As usual, however, there are two sides to every coin, and there are some distinct advantages to booking a voluntary project with one of the bigger companies such as GVI or Frontier. These projects are likely to benefit from more in-country support, safety regulations and trained personnel, all of which may be compromised on one of the more informal NGO voluntary projects. If you’re looking for uniqueness, NGOs certainly have the upper hand, as you may find you are not bound by any activity timetabling and will often end up as one of only a handful of volunteers.

In terms of making your choice, a good place to start is the internet, and somewhere amongst the waffle of most company websites you should find out just how much of the money you’re paying will go to the cause you intend to support. Can you really justify going away on what might turn out to be an ill-organised, 6 week, glorified holiday, where over half of the money you spend goes into the pockets of a large commercial company? If you don’t fancy going it alone, sites such as provide lists of international volunteering projects all in one place. Reviews of many of the companies can also be found littering the internet, from disgruntled volunteers wanting to vent their anger on Facebook groups, to praise and positive feedback on various travel review websites.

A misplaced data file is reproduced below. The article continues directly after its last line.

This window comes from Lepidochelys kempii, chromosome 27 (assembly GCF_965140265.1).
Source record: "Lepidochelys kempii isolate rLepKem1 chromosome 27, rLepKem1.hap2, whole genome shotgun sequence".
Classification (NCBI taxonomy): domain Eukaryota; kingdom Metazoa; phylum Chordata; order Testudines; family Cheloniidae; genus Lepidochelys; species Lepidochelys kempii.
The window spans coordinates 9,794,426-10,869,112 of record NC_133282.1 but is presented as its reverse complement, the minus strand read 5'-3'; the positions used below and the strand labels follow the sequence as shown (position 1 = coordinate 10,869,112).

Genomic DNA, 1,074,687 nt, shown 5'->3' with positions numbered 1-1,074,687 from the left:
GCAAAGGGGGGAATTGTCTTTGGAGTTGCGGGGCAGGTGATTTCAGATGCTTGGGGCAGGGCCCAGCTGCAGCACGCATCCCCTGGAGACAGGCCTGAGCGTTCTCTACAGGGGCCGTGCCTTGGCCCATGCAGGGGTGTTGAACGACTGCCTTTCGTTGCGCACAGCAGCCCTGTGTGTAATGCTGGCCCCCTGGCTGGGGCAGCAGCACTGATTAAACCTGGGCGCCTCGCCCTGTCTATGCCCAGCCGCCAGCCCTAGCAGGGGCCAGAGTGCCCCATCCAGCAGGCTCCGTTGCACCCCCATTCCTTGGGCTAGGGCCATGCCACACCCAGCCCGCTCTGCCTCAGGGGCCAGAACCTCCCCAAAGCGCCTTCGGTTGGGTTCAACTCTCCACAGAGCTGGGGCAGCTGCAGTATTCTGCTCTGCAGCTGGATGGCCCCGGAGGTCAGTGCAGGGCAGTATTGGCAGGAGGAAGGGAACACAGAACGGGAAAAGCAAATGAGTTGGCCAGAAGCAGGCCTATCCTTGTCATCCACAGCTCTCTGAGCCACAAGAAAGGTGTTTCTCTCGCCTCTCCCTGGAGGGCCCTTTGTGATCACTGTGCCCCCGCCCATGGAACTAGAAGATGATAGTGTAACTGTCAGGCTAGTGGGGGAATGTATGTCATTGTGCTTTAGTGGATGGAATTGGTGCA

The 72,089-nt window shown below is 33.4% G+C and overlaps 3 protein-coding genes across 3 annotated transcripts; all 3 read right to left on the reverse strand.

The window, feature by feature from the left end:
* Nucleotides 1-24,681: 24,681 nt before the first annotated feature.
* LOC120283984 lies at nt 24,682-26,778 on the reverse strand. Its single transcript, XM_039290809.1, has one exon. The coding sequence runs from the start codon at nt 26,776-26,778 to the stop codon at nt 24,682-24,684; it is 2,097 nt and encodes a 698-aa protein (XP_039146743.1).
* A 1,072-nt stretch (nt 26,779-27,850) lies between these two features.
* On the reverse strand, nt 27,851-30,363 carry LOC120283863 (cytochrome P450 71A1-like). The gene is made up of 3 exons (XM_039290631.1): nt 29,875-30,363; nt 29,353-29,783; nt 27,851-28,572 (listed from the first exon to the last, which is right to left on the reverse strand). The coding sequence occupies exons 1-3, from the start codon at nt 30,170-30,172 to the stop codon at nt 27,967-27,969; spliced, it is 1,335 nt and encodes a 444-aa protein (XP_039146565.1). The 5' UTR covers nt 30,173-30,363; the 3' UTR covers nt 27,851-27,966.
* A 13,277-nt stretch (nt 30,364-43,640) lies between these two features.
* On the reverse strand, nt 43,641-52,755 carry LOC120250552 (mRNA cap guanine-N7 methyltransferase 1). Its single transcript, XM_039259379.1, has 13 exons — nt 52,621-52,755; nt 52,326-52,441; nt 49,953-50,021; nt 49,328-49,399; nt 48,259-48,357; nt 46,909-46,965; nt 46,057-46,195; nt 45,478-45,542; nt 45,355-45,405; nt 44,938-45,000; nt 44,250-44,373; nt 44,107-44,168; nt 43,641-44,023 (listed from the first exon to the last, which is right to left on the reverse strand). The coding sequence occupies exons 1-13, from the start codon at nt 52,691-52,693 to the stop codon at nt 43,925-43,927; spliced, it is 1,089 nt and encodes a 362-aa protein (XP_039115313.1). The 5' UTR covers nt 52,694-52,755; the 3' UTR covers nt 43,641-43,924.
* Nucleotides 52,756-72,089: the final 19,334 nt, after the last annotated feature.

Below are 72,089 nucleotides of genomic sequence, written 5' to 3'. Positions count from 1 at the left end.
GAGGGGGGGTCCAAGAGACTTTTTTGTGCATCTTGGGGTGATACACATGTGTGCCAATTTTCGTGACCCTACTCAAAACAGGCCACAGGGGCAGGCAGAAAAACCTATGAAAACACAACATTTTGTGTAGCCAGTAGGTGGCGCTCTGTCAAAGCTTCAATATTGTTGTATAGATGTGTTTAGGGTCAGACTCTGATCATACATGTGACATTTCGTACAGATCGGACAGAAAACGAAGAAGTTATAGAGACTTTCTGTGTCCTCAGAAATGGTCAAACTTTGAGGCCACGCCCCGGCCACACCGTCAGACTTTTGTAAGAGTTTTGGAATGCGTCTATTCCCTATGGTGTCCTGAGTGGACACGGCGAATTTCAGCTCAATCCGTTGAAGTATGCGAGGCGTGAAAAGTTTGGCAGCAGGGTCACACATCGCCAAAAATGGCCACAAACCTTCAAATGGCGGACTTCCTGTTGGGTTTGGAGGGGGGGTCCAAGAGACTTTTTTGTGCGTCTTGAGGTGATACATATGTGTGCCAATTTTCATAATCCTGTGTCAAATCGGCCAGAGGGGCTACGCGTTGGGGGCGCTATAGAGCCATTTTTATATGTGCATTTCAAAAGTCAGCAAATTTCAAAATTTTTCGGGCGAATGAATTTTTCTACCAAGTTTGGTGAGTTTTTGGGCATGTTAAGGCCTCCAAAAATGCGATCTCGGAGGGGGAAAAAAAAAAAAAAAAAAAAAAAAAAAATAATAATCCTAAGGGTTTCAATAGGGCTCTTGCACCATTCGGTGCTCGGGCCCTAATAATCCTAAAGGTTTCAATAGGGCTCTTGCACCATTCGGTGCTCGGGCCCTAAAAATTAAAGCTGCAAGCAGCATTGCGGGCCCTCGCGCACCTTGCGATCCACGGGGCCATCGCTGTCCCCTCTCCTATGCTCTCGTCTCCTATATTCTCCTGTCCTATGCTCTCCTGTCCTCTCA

A few words of wisdom to end; it is worth noting that the longer trips and those which require qualifications or an interview prior to volunteering tend to be the most beneficial. Think carefully about your impact as a volunteer, as there are many companies which put your interests above those that you are supposed to be helping. Does the inconsistency between volunteer-teachers disrupt a child’s learning, as each new group repeat or miss out parts of the curriculum? Will you be properly trained in how to teach? Might you be taking the place of a local member of the community who is just as capable and willing to do the job themselves? And will cuddling lion cubs really help to conserve their dwindling numbers?

Claudia Baxter


TEFL (Teaching English as a Foreign Language) courses allow you to teach English all over the world. You can choose your ideal country, get free accommodation and food and perhaps even better pay than you might earn in a minimum wage job here. Not only to do you get to fully immerse yourself in a country’s culture and people, but you can earn a fair bit too! It seems like a win-win situation, especially if you consider the fact that employers look favourably on these qualifications as it shows that you have worldly experience, have given something back to a community and are used to a working day routine. But will you be you giving back as much as you get?